Very few of my friends actually watch professional wrestling, and the ones that do so only tune into Monday Night Raw on occasion.
But naturally, I assume they’re diehard fans like me, and thus, they know what a babyface or a shoot is. That is until I actually use those words around them.
I’ll say something along the lines of, “Wow. I can’t believe they haven’t turned him heel yet.”
Their reaction? "Umm, what?"
Now, I know that most of you reading this are probably diehard fans as well and thus, likely have a firm grasp on wrestling terminology.
But for those that don’t and want to make sure that they know what people are talking about the next time they have a conversation about pro wrestling, this is for you.
Here is my guide to which terms you need to understand if you’re ever going to talk about pro wrestling:
Angle: Another term for storyline. This is essentially the driving force behind pro wrestling and is similar to the plot of a novel. It is anything, such as one wrestler attacking another, that leads to a story between multiple wrestlers, which can take on a number of different forms.
Babyface (“Face” for short): The good guy. This is similar to the hero or protagonist of a novel or play. He is the person that the fans cheer for, unless we’re talking about John Cena.
Blowoff: The last match of a feud. It usually takes place with some sort of added stipulation so that the two wrestlers involved can finally go their separate ways.
Buried or burial: When a wrestler’s stock begins to fall by having him consistently lose matches or placed in bad storylines. This can be part of an angle or a means of punishment for a wrestler who has done something to anger his company’s officials and/or fellow wrestlers.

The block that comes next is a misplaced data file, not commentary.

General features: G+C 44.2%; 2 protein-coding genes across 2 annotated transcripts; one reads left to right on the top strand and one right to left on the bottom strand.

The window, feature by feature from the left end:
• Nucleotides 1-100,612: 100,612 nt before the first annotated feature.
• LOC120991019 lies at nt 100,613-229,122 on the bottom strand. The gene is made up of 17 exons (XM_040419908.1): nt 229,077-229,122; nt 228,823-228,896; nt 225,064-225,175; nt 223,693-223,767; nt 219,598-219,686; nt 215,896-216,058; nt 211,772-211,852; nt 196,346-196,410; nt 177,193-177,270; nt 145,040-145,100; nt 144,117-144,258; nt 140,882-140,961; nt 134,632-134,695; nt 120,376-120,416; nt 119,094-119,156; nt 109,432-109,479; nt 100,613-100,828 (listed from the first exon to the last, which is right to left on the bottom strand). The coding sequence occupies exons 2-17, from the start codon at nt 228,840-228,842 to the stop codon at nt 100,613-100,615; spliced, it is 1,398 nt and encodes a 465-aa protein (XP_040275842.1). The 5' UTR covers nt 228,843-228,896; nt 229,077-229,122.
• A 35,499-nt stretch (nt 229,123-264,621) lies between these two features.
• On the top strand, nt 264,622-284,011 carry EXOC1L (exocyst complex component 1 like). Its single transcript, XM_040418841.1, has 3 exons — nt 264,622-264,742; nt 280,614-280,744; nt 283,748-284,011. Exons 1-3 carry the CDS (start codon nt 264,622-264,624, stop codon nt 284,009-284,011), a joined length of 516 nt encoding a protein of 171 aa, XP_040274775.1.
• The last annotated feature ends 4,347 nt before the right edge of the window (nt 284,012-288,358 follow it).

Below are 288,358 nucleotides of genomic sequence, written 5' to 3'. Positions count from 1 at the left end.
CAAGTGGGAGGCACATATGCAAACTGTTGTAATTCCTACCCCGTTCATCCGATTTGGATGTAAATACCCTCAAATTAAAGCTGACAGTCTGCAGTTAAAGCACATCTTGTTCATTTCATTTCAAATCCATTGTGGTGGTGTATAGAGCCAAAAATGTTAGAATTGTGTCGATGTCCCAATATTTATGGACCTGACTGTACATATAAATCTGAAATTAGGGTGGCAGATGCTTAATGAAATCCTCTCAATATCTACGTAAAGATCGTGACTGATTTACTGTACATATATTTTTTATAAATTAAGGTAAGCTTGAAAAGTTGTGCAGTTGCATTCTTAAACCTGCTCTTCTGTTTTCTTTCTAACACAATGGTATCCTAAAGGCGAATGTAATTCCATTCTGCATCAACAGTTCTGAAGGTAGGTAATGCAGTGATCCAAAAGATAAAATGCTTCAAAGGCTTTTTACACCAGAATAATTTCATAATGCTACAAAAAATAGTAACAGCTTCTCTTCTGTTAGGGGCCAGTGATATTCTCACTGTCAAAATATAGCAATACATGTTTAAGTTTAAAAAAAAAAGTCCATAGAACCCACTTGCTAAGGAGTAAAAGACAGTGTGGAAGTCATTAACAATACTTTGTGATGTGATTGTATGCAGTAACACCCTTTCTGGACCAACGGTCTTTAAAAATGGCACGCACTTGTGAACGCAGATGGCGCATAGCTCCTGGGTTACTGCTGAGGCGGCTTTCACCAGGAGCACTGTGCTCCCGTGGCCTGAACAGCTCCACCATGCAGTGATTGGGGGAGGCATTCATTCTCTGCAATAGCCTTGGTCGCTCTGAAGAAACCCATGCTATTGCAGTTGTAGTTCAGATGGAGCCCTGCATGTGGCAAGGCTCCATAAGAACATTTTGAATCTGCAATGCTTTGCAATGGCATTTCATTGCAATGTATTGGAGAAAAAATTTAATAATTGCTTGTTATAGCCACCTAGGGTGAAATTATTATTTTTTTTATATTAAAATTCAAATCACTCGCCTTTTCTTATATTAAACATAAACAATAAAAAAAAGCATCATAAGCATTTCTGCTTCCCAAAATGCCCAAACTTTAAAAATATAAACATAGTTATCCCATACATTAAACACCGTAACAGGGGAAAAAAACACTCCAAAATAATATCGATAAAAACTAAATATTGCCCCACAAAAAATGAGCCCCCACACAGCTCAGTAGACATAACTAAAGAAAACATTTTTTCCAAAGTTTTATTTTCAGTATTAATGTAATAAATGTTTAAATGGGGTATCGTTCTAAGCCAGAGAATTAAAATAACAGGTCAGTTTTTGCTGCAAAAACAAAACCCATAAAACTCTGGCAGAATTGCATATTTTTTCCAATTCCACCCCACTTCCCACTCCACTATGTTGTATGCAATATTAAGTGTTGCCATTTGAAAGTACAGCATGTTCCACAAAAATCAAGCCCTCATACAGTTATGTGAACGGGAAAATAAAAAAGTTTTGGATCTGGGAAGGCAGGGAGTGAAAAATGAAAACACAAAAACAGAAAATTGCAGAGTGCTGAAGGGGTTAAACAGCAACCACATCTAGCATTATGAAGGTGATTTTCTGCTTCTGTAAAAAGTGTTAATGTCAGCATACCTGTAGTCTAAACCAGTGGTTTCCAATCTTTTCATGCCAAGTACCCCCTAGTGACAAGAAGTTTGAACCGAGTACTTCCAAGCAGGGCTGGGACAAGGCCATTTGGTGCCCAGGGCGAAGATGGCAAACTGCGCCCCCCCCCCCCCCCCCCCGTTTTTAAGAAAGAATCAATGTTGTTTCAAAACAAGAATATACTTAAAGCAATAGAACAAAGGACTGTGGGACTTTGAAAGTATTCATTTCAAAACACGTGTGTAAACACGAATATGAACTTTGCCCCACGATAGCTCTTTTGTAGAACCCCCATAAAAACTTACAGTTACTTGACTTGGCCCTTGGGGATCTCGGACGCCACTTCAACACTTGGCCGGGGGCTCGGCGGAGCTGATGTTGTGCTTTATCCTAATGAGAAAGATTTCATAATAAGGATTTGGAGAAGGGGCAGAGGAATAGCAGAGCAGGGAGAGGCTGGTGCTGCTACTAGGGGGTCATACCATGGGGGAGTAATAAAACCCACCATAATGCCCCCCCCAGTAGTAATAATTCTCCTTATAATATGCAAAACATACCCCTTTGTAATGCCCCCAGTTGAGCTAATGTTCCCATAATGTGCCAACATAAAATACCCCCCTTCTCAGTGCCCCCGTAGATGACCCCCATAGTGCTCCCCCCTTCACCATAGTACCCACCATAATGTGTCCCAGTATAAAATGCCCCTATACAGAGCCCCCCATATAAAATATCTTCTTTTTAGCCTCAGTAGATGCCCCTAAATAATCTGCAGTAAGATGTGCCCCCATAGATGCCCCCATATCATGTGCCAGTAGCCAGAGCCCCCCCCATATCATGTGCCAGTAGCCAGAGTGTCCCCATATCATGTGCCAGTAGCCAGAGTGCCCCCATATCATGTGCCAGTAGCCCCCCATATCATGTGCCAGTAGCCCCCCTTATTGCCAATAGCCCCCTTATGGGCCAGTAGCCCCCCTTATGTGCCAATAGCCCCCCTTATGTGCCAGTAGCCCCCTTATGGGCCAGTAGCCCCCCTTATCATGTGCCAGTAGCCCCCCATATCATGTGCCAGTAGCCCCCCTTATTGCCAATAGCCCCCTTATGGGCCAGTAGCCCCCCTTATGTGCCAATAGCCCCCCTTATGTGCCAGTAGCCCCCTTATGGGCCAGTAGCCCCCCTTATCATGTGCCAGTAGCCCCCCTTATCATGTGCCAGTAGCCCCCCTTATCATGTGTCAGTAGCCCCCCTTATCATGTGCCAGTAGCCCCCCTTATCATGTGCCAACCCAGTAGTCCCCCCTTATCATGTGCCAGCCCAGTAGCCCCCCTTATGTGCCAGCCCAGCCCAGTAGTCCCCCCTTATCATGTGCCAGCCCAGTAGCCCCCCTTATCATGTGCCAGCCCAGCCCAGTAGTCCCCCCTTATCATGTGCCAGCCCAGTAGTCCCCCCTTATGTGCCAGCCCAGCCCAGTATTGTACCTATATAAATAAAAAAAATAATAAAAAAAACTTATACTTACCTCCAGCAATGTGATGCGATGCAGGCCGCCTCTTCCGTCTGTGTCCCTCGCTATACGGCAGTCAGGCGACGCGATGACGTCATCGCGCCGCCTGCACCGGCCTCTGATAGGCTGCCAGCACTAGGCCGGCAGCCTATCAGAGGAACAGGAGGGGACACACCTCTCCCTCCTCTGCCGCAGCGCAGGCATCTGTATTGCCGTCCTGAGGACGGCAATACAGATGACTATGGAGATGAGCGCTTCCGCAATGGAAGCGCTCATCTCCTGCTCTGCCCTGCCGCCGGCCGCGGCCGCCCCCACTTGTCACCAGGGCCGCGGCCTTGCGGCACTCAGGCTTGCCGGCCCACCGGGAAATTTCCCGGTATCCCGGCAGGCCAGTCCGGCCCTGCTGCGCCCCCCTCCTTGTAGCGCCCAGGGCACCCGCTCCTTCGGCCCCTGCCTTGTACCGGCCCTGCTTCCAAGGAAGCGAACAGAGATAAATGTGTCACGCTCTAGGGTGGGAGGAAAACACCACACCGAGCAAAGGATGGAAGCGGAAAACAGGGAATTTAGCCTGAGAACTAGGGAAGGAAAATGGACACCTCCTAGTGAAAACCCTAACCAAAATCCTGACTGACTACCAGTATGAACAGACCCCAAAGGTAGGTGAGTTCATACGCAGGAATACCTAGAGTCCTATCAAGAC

Bump: The act of a wrestler hitting the ground or mat. A suplex and a fall off a ladder are both considered bumps.
Card: The order/series of matches on a given wrestling show. Top stars generally compete at the top of the card, while “mid-carders” are exactly there (at the middle) and lower-card workers or jobbers are at the bottom. This can also refer to someone’s spot in the company (Example: "Randy Orton works near the top of the card.”).
Clean finish: When a match ends without any type of interference, cheating or disqualification. Typically, a clean finish refers to a pin or submission that remains untainted.
Dark match: A match that is non-televised, but takes place before or after Raw or SmackDown. Pre-show dark matches are used to hype up the crowd, while post-show dark matches give the live crowd a bonus for attending the show.
Dirty finish: The exact opposite of a clean finish.
Finisher: A wrestler’s signature maneuver, typically one that is meant to “finish off” his opponent.
Gimmick: The character traits of a given wrestler which define the way he acts, how he dresses/wrestles and whether he’s a face or heel. Gimmicks can be based on real-life personalities or complete fiction.
Go or going over: When a wrestler beats another wrestler. It’s a fancy way of saying “winning.”
Green: Used to describe a wrestler who is raw and inexperienced. Generally refers to someone who is at the beginning of his career and more likely to make mistakes in the ring.
Heat: When a wrestler is booed by the crowd or generally generates similar reactions. This can also refer to the scenario in which a wrestler has issues with his fellow wrestlers and/or other people within the company for an incident that may or may not have occurred in the ring.